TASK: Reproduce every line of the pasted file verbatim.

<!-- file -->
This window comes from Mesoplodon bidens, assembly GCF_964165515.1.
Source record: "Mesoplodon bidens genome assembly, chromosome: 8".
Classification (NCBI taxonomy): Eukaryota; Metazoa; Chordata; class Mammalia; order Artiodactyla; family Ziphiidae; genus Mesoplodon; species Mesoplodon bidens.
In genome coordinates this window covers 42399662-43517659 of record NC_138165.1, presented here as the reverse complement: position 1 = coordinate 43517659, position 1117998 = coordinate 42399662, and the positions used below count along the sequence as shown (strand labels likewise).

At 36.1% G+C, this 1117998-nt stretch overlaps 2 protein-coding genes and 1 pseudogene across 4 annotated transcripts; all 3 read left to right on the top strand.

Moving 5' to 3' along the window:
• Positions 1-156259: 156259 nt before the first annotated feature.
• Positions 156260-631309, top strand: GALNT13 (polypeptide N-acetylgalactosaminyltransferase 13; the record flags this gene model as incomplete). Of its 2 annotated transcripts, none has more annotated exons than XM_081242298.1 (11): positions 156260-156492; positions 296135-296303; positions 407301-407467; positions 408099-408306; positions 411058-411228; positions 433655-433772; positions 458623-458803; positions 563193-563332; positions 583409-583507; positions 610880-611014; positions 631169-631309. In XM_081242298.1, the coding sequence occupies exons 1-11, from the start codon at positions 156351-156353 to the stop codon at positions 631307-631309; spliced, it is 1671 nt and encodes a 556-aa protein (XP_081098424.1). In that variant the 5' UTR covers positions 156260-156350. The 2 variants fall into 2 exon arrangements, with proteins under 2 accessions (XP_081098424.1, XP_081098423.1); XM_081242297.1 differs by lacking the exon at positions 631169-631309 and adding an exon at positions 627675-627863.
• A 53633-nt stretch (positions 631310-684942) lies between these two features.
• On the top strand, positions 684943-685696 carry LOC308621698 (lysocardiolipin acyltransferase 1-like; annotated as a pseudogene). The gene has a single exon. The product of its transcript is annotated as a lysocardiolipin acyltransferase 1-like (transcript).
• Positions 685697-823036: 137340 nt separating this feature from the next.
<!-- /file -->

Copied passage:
This window comes from Mesoplodon bidens, assembly GCF_964165515.1.
Source record: "Mesoplodon bidens genome assembly, chromosome: 8".
Classification (NCBI taxonomy): Eukaryota; Metazoa; Chordata; class Mammalia; order Artiodactyla; family Ziphiidae; genus Mesoplodon; species Mesoplodon bidens.
In genome coordinates this window covers 42399662-43517659 of record NC_138165.1, presented here as the reverse complement: position 1 = coordinate 43517659, position 1117998 = coordinate 42399662, and the positions used below count along the sequence as shown (strand labels likewise).

At 36.1% G+C, this 1117998-nt stretch overlaps 2 protein-coding genes and 1 pseudogene across 4 annotated transcripts; all 3 read left to right on the top strand.

Moving 5' to 3' along the window:
• Positions 1-156259: 156259 nt before the first annotated feature.
• Positions 156260-631309, top strand: GALNT13 (polypeptide N-acetylgalactosaminyltransferase 13; the record flags this gene model as incomplete). Of its 2 annotated transcripts, none has more annotated exons than XM_081242298.1 (11): positions 156260-156492; positions 296135-296303; positions 407301-407467; positions 408099-408306; positions 411058-411228; positions 433655-433772; positions 458623-458803; positions 563193-563332; positions 583409-583507; positions 610880-611014; positions 631169-631309. In XM_081242298.1, the coding sequence occupies exons 1-11, from the start codon at positions 156351-156353 to the stop codon at positions 631307-631309; spliced, it is 1671 nt and encodes a 556-aa protein (XP_081098424.1). In that variant the 5' UTR covers positions 156260-156350. The 2 variants fall into 2 exon arrangements, with proteins under 2 accessions (XP_081098424.1, XP_081098423.1); XM_081242297.1 differs by lacking the exon at positions 631169-631309 and adding an exon at positions 627675-627863.
• A 53633-nt stretch (positions 631310-684942) lies between these two features.
• On the top strand, positions 684943-685696 carry LOC308621698 (lysocardiolipin acyltransferase 1-like; annotated as a pseudogene). The gene has a single exon. The product of its transcript is annotated as a lysocardiolipin acyltransferase 1-like (transcript).
• Positions 685697-823036: 137340 nt separating this feature from the next.